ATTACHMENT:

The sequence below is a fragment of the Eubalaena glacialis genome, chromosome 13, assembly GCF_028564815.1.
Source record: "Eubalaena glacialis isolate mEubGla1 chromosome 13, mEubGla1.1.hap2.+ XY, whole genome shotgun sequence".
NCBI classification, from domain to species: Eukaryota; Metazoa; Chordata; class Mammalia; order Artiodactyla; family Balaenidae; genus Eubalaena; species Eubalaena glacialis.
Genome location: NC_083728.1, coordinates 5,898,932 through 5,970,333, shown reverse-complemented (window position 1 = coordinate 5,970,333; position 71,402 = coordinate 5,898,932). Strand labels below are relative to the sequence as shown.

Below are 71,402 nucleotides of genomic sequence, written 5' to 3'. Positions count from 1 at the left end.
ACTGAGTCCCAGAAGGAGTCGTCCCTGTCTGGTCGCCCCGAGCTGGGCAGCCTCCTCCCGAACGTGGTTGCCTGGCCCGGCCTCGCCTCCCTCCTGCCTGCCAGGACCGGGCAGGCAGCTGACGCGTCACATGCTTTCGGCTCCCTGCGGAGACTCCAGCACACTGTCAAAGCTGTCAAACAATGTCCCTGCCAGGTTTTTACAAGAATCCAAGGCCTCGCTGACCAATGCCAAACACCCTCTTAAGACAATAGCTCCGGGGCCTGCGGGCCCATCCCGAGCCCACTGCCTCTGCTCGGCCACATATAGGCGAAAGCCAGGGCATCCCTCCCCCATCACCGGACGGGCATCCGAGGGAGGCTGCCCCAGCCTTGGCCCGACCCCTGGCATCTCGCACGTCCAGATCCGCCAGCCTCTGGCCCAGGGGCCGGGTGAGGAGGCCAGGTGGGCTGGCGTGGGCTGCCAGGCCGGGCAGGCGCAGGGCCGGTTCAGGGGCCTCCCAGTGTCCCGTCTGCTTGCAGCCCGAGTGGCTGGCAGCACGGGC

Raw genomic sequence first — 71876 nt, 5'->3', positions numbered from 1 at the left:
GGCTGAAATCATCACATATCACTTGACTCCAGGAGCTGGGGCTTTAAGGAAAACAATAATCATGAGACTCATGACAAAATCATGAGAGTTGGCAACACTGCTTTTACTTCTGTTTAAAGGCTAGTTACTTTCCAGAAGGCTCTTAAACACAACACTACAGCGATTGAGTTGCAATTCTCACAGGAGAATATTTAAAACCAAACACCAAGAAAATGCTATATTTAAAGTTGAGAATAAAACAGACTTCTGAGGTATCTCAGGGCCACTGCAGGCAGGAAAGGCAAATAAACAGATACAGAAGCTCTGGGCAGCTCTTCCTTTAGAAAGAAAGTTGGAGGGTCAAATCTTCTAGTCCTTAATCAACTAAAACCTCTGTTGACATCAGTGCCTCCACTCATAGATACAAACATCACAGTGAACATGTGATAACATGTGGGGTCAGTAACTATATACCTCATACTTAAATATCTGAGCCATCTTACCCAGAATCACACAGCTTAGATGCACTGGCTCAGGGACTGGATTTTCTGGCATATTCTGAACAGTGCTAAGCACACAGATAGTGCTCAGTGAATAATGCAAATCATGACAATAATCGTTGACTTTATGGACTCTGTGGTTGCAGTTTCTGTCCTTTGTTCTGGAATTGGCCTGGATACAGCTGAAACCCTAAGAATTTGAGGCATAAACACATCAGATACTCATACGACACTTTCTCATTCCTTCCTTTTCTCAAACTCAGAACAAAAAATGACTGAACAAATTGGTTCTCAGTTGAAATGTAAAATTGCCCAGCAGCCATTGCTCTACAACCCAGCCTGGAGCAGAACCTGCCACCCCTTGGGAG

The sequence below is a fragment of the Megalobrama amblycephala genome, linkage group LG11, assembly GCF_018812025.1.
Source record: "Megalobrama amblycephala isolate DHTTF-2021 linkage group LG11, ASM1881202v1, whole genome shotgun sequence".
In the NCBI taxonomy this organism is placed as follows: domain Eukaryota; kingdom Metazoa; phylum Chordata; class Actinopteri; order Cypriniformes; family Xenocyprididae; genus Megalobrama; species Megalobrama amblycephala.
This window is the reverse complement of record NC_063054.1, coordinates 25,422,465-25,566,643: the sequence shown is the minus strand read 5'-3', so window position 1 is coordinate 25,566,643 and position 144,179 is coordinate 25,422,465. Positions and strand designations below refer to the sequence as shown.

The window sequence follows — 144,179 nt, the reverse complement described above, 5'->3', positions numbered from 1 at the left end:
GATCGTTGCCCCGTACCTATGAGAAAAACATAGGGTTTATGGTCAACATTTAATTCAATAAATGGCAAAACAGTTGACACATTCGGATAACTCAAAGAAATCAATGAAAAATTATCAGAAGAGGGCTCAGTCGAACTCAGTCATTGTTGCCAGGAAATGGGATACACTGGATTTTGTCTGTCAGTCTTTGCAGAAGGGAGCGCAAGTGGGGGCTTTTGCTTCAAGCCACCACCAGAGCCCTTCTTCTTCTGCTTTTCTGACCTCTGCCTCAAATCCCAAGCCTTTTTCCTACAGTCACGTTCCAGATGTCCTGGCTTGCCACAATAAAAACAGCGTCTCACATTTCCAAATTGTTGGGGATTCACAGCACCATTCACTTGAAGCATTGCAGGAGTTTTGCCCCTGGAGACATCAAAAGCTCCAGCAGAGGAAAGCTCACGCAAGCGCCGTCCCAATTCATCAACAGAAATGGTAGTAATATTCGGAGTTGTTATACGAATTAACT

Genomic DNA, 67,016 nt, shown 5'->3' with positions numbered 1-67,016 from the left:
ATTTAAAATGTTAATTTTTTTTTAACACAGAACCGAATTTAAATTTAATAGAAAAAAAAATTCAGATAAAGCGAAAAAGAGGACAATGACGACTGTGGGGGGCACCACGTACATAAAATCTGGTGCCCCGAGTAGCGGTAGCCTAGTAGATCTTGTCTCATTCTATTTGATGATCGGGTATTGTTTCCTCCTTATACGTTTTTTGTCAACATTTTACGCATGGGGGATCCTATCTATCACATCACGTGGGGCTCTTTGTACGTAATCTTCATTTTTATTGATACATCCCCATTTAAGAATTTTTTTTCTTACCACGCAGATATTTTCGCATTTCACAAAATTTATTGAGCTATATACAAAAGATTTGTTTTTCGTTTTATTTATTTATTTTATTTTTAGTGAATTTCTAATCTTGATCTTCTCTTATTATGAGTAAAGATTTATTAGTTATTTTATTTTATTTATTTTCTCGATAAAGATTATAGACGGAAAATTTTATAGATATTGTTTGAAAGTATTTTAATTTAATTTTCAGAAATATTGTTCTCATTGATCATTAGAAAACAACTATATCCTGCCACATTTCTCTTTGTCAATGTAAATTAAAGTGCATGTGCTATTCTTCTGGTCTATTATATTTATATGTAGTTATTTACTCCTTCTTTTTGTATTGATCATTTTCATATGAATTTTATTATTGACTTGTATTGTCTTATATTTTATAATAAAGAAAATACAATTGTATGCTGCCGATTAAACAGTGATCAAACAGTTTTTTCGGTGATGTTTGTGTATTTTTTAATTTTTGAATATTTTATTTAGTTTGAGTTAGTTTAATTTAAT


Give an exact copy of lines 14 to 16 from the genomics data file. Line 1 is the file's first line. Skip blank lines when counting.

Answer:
GATCGTTGCCCCGTACCTATGAGAAAAACATAGGGTTTATGGTCAACATTTAATTCAATAAATGGCAAAACAGTTGACACATTCGGATAACTCAAAGAAATCAATGAAAAATTATCAGAAGAGGGCTCAGTCGAACTCAGTCATTGTTGCCAGGAAATGGGATACACTGGATTTTGTCTGTCAGTCTTTGCAGAAGGGAGCGCAAGTGGGGGCTTTTGCTTCAAGCCACCACCAGAGCCCTTCTTCTTCTGCTTTTCTGACCTCTGCCTCAAATCCCAAGCCTTTTTCCTACAGTCACGTTCCAGATGTCCTGGCTTGCCACAATAAAAACAGCGTCTCACATTTCCAAATTGTTGGGGATTCACAGCACCATTCACTTGAAGCATTGCAGGAGTTTTGCCCCTGGAGACATCAAAAGCTCCAGCAGAGGAAAGCTCACGCAAGCGCCGTCCCAATTCATCAACAGAAATGGTAGTAATATTCGGAGTTGTTATACGAATTAACT

Genomic DNA, 67,016 nt, shown 5'->3' with positions numbered 1-67,016 from the left:
ATTTAAAATGTTAATTTTTTTTTAACACAGAACCGAATTTAAATTTAATAGAAAAAAAAATTCAGATAAAGCGAAAAAGAGGACAATGACGACTGTGGGGGGCACCACGTACATAAAATCTGGTGCCCCGAGTAGCGGTAGCCTAGTAGATCTTGTCTCATTCTATTTGATGATCGGGTATTGTTTCCTCCTTATACGTTTTTTGTCAACATTTTACGCATGGGGGATCCTATCTATCACATCACGTGGGGCTCTTTGTACGTAATCTTCATTTTTATTGATACATCCCCATTTAAGAATTTTTTTTCTTACCACGCAGATATTTTCGCATTTCACAAAATTTATTGAGCTATATACAAAAGATTTGTTTTTCGTTTTATTTATTTATTTTATTTTTAGTGAATTTCTAATCTTGATCTTCTCTTATTATGAGTAAAGATTTATTAGTTATTTTATTTTATTTATTTTCTCGATAAAGATTATAGACGGAAAATTTTATAGATATTGTTTGAAAGTATTTTAATTTAATTTTCAGAAATATTGTTCTCATTGATCATTAGAAAACAACTATATCCTGCCACATTTCTCTTTGTCAATGTAAATTAAAGTGCATGTGCTATTCTTCTGGTCTATTATATTTATATGTAGTTATTTACTCCTTCTTTTTGTATTGATCATTTTCATATGAATTTTATTATTGACTTGTATTGTCTTATATTTTATAATAAAGAAAATACAATTGTATGCTGCCGATTAAACAGTGATCAAACAGTTTTTTCGGTGATGTTTGTGTATTTTTTAATTTTTGAATATTTTATTTAGTTTGAGTTAGTTTAATTTAAT